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The bigger a modifier, the "softer" the light it produces at a given light-to-subject distance.
Softness doesn't mean low contrast, although that can sometimes also be an effect, but rather to the character of the transition line between light and shadow.
But if you're using a single Speedlite, putting it in a giant softbox may result in the light being too weak, so a compromise in in order.
Your idea of a 30" box is a good one for a single Speedlite, and there's actually a specific product that I think is ideal for you. It's the Westcott Apollo 28" Speedlight kit.
Unlike most soft boxes, which are designed for use with bare-bulb strobes, the Apollo -- which can also work with strobes -- has a solid, reflective back, and the Speedlite mounts inside the box and fires backward. This retro-firing design allows maximum spread of the light inside the box for very even coverage, with or without the diffusion panel in place.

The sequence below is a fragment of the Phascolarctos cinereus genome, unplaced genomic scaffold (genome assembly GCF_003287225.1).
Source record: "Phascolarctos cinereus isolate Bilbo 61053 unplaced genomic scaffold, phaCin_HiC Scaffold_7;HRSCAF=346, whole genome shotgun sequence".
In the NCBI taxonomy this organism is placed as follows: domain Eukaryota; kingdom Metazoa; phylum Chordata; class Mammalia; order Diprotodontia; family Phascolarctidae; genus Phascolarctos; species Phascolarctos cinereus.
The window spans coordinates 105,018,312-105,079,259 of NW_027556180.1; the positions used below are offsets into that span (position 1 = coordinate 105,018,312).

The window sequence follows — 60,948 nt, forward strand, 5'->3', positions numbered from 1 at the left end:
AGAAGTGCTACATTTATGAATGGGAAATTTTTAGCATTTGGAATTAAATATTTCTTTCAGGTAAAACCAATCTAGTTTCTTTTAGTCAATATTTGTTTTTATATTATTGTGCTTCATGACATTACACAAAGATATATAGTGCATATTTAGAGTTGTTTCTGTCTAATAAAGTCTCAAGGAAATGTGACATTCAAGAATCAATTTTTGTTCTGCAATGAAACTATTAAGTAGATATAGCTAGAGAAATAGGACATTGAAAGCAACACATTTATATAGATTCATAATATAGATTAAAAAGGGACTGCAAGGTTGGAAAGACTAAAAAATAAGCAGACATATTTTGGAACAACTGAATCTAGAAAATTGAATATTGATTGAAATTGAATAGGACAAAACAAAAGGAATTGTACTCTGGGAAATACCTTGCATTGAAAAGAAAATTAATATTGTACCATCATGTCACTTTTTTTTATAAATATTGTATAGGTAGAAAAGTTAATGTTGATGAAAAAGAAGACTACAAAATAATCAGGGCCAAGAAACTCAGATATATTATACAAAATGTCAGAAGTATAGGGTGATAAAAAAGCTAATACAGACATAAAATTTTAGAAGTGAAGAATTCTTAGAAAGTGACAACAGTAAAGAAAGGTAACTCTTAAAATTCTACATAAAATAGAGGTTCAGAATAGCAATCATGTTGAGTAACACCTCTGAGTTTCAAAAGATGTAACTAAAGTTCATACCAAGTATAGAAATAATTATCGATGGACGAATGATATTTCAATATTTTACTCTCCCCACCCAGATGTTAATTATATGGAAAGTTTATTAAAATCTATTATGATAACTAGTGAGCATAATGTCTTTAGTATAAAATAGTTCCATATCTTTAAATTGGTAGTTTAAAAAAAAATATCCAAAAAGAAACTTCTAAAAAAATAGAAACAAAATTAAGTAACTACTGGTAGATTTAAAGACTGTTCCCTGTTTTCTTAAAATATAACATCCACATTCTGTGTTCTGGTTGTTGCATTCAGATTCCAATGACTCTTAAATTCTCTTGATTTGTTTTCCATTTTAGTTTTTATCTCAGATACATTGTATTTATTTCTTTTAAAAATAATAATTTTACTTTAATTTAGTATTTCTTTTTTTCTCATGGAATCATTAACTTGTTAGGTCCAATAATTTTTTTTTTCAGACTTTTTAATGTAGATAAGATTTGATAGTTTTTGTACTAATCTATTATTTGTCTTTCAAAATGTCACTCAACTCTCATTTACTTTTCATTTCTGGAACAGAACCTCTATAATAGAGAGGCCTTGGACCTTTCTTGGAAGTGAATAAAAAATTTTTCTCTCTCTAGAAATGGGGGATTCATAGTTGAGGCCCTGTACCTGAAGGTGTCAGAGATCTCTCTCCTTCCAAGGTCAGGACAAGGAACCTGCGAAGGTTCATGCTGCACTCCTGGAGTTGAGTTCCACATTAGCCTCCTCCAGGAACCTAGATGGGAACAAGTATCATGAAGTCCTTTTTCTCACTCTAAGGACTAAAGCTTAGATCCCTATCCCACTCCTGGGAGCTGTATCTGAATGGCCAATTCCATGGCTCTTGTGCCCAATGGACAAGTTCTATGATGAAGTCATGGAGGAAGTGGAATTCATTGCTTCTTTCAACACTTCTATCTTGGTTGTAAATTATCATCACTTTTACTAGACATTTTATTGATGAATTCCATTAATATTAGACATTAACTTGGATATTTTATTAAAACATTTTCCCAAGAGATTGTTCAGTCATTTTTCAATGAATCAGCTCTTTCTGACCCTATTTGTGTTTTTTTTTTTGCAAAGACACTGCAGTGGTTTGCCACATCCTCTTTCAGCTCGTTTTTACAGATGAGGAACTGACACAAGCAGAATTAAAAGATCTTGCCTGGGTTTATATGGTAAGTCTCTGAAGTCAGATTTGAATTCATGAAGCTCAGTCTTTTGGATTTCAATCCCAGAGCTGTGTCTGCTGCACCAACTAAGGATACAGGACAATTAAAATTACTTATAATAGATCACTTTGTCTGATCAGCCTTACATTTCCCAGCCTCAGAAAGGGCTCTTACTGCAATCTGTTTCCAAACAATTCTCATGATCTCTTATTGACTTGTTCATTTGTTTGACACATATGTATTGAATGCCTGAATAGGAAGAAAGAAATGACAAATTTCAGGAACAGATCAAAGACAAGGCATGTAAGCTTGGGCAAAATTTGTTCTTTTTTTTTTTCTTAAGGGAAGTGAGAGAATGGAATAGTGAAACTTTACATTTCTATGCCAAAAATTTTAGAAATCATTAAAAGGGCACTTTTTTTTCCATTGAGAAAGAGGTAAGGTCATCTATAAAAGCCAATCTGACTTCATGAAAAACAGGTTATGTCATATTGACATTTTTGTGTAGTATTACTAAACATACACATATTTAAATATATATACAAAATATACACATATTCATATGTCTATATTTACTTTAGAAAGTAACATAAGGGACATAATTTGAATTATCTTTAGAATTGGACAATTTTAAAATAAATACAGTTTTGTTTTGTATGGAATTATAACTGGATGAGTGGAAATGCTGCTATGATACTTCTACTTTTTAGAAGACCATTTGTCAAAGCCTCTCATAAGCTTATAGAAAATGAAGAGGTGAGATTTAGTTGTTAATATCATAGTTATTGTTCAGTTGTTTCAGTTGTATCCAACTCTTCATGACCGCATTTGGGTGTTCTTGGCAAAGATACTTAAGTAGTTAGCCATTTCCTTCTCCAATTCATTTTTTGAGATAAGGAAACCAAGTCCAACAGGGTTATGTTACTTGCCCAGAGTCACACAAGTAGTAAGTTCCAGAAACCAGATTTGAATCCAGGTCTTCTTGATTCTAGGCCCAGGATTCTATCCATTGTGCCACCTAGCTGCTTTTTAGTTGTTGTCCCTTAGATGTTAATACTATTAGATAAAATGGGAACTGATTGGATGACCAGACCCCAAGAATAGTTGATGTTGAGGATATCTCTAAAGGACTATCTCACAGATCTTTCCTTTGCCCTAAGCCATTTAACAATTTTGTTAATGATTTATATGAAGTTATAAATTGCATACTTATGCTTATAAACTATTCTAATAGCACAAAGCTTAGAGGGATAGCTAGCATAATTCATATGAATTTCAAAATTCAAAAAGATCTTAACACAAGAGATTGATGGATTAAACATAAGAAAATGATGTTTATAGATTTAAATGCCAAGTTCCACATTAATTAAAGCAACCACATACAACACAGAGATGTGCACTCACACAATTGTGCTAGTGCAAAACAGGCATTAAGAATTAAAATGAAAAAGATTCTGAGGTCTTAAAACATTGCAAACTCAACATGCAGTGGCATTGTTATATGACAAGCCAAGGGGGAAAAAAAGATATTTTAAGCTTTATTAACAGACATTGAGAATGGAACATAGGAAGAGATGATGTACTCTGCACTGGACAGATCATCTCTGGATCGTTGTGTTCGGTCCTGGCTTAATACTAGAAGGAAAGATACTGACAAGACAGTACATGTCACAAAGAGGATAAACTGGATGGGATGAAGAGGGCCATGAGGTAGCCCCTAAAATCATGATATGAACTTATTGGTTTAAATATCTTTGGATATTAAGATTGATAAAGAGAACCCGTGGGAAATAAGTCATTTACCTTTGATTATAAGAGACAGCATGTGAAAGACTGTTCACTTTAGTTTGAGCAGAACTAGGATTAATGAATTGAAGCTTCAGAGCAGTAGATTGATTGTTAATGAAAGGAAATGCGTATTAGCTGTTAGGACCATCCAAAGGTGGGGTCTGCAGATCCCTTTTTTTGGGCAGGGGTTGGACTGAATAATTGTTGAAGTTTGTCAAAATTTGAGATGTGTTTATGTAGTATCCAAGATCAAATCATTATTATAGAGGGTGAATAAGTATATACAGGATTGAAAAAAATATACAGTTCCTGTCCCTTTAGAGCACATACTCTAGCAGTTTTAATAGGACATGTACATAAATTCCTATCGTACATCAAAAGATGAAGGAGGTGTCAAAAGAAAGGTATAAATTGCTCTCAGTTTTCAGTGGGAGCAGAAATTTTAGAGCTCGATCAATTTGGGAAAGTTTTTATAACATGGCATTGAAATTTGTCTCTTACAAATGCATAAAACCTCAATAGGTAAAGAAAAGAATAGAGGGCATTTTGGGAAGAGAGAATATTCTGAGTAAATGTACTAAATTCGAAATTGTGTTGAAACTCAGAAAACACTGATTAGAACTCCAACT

Here's a link to one source:
They also make a 50" Mega Apollo, but I think it's better used with at least two Speedlites.
I've been using the 28" Apollo as either a key light or a fill light on most of my portraits for the last several years, and I love the design, the easy setup of the umbrella-style frame, and the quality of light it puts on my subjects.
Shown below is a shot of it on on of my Manfrotto Combi Boom stands in my studio. Normally, if mounted on a straight stand, the amount of tilt available is a bit limited, but by mounting it sideways on a boom I get 360 degrees of tilt.